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Memoir of a Volunteer

Written by CorpsAfrica/Malawi Volunteer Mr. Chifundo Chibaka

I have stayed in my site for over 66 weeks now and a lot has happened. I came as a complete stranger and now as I prepare to leave, I feel like I am leaving home and people I have known all my life. I was fascinated by CorpsAfrica’s approach of placing development facilitators right in the community and I believed this to be the best way to kickstart my career in the development sector.

After arriving at my site, I spent the first few days pondering how I could connect with the locals, and build trust and a working relationship with them. I immediately decided to attach myself to the local football team and youth club. I developed an interest in working with the youth right at the start of my service. Looking back on this, I feel it was the best way of making my presence known and putting my foot on the ground. I worked on two projects with the youth and their commitment was beyond comprehension.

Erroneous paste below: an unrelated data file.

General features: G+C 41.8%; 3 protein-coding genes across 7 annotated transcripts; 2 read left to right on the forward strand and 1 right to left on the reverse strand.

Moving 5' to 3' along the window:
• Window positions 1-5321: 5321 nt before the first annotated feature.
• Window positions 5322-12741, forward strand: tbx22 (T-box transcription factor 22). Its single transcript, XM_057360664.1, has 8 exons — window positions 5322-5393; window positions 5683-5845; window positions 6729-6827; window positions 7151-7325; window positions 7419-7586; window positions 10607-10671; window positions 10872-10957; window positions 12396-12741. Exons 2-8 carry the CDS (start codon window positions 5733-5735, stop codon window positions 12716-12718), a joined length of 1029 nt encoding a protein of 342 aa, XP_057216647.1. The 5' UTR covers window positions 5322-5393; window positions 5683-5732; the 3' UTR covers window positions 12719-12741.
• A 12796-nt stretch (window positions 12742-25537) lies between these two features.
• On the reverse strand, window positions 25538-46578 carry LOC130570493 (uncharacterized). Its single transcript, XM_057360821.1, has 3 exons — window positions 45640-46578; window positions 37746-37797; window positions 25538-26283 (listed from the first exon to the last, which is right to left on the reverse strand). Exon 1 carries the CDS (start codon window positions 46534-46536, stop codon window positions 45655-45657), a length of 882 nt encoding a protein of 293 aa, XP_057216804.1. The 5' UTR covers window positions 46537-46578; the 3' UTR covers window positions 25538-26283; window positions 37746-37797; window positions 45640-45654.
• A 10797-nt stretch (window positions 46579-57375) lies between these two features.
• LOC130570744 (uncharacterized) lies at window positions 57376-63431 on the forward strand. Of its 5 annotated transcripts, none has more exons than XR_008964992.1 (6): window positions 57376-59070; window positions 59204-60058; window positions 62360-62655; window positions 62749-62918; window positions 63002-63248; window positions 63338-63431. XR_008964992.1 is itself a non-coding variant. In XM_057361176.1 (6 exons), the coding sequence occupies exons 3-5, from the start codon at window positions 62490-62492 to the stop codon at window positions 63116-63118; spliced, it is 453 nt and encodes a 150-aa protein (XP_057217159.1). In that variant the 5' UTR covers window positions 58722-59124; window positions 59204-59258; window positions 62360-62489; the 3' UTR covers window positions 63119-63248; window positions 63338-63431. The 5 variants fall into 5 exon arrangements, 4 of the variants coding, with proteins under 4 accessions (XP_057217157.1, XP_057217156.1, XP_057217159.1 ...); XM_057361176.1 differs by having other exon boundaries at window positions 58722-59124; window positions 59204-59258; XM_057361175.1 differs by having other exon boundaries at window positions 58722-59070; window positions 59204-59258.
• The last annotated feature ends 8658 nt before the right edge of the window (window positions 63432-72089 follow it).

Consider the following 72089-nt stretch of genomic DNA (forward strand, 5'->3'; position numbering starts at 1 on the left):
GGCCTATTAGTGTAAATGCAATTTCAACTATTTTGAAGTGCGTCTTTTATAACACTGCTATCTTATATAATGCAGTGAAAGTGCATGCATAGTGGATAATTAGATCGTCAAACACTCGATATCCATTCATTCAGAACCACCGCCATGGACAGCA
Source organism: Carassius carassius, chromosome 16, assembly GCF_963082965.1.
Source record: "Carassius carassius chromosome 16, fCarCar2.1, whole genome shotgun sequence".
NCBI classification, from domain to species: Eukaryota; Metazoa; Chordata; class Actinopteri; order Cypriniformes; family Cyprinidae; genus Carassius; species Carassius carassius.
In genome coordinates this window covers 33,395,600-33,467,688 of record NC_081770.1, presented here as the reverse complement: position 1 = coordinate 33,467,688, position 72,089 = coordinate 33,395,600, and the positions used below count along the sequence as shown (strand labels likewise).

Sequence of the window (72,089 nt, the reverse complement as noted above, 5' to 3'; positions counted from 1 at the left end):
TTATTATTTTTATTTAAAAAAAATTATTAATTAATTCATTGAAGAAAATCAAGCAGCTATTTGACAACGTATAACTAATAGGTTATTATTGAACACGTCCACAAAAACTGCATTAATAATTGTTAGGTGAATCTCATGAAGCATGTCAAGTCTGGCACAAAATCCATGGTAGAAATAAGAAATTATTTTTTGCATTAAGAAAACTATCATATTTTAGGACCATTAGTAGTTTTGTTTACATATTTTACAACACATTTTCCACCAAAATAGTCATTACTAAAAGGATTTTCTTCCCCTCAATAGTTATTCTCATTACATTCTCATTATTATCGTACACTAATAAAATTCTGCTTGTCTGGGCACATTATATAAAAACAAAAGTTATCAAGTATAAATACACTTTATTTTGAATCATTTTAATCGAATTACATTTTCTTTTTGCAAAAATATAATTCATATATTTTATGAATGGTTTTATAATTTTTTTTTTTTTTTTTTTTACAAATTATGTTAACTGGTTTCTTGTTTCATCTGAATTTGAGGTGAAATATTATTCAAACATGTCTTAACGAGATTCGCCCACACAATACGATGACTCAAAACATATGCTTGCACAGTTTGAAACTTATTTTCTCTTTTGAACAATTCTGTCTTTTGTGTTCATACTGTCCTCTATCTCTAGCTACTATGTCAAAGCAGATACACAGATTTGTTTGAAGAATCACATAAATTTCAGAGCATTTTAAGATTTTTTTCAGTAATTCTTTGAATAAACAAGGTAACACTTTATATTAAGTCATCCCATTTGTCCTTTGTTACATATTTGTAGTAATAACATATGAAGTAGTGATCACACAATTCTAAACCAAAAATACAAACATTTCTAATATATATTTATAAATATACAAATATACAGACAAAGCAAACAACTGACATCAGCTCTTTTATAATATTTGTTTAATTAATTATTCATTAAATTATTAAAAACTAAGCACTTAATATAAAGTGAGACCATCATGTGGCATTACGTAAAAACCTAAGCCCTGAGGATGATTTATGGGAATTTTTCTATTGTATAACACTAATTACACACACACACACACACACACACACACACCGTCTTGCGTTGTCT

As part of my integration process, I took a teaching job at the local secondary school. I clicked instantly with my students because of my interest to build friendships with them as peers. During classes, I opted to be called by my first name and not “teacher” or “sir,” something that helped to make our interactions relaxed and welcoming. One thing I was saddened by was the dropping out of girls from school to get married for various reasons.

Once I was settled, I began looking for organised groups such as village savings and loans associations (VSLAs), mother’s groups, farmer clubs and youth clubs to work with during my service. I believe it was much easier to work with an already existing group to pursue an intervention of their choosing. My plans to work with VSLAs failed to materialise due to the unrealistic expectation that members had but later changed after noting progress made with the groups I worked with. I also failed to work with another group I was interested in because of uncooperative and unwillingness to be engaged. Later on I learned that our working relationship failed to take off because of my short stature, I was looked down on because of it.

I can confidently say my service was a success and everything I set out to do with the people in my community was achieved. I am grateful to be part of the development story of my community and for the lifetime friendships I have made.

I was privileged to work with a great team of fellow CorpsAfrica Volunteers who supported me left, right and center, and a great support system of CorpsAfrica staff whose support and constructive criticism made all interventions come into fruition.

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